Because our topic was so contemporary, the resonances with everyday life were endless. Students reflected upon choosing paper instead of plastic at the grocery store and more mindfully engaging with everyday plastic objects like pens and makeup brushes. We used the class email list as an optional place for students to share material outside the scope of the course texts, from an article about a new ban on plastic straws to a photograph of a manicure on Instagram. Grappling with plastic’s near-total imbrication in our daily lives, one student phrased his shift in perspective across the arc of the semester as “from plastic: bad, to plastic: huh…” – moving from categorically denouncing it and then ignoring its omniscience, to staying with it, thinking with it, learning more about it, becoming mindful of our attachments to it, and then deciding what to do with this new awareness.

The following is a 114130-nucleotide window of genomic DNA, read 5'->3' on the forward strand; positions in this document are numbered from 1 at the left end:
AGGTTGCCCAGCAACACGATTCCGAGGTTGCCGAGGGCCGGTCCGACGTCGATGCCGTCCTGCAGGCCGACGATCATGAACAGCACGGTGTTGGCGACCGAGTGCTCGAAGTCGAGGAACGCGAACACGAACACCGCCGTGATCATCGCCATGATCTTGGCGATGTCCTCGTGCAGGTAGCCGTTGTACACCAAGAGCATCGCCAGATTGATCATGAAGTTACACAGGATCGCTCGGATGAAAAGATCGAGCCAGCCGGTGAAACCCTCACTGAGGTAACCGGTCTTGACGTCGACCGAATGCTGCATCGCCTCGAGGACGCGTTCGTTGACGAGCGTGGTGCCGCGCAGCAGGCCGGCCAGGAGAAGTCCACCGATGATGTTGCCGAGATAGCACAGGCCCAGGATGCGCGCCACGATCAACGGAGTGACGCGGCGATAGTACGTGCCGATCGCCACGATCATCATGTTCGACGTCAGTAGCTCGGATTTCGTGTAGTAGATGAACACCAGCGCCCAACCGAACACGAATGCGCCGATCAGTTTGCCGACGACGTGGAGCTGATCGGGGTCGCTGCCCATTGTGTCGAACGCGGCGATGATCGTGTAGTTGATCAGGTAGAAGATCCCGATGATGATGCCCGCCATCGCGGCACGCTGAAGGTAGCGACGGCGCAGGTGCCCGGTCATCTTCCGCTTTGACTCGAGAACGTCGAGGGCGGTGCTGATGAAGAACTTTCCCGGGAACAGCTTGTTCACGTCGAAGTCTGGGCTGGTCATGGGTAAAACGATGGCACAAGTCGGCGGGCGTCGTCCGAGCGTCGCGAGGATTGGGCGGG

Activating this new attention, several students opted to take tactile approaches to their final project, the intellectual and creative capstone to their inquiry throughout the semester. Catherine D. created plastic seashell assemblages and tracked the Fibonacci spiral in synthetic and organic materials. Captivated by the beach and inspired by Lisa Robertson’s XEclogue, Evelyn Reilly’s Styrofoam, and Martabel Wasserman’s “Seashell Aesthetics,” she combined seashells she’d found with beach detritus such as toothbrushes to create “plastic pearls.” Catherine photographed these formations and integrated them into a poetic and philosophical investigation of the shared chemistry, biology, and physics of plastic and non-plastic materials. Inspired by Allison Cobb’s essay Plastic: An Autobiography, Alex sculpted an albatross out of plastic to evoke the melancholy of the albatross’ death and plastic’s immortality. A carpenter, Alex applied his woodworking process to an experimental technique by which he melted plastic milk jugs into a bar and carved it into an albatross. He smoothed the sculpture as much as possible, but it retained an uneven texture uncharacteristic of plastic. Throughout the process of working with plastic by hand, he reflected upon the meaning of this challenge to plastic’s resistance to human craftsmanship. Savana crafted a mixed media zine critiquing the tactile aesthetics and political implications of feminized robots. She wrote to the RealDoll factory to request a skin sample, pretending she was interested in purchasing a doll; they sent her a 4×4 chunk of purple silicone. (Most RealDolls have skin tones in natural shades, but apparently a customer had special-ordered an alien doll.) After looking at the dolls on a computer screen, it was a strange sensation to actually touch a piece of one. It did not feel like skin. It felt like squishy, sticky rubber. Savana sewed it into her zine with pink thread – the literalization of the plastic female body, there on the page in the flesh. Adi tracked the parallel inventions of photography and plastic to explore their twinned immersion in surfaces and artifice; the physicality of her hand-stitched matte paper zine disrupts the seamless digital sheen of plastic and photography. Catherine T. created a magazine called “Silicone” that curates a pop cultural continuum from compliant AI sex dolls to Janelle Monae‘s feminist android imaginary; the glossy cover of the printed booklet conceals her feminist critique.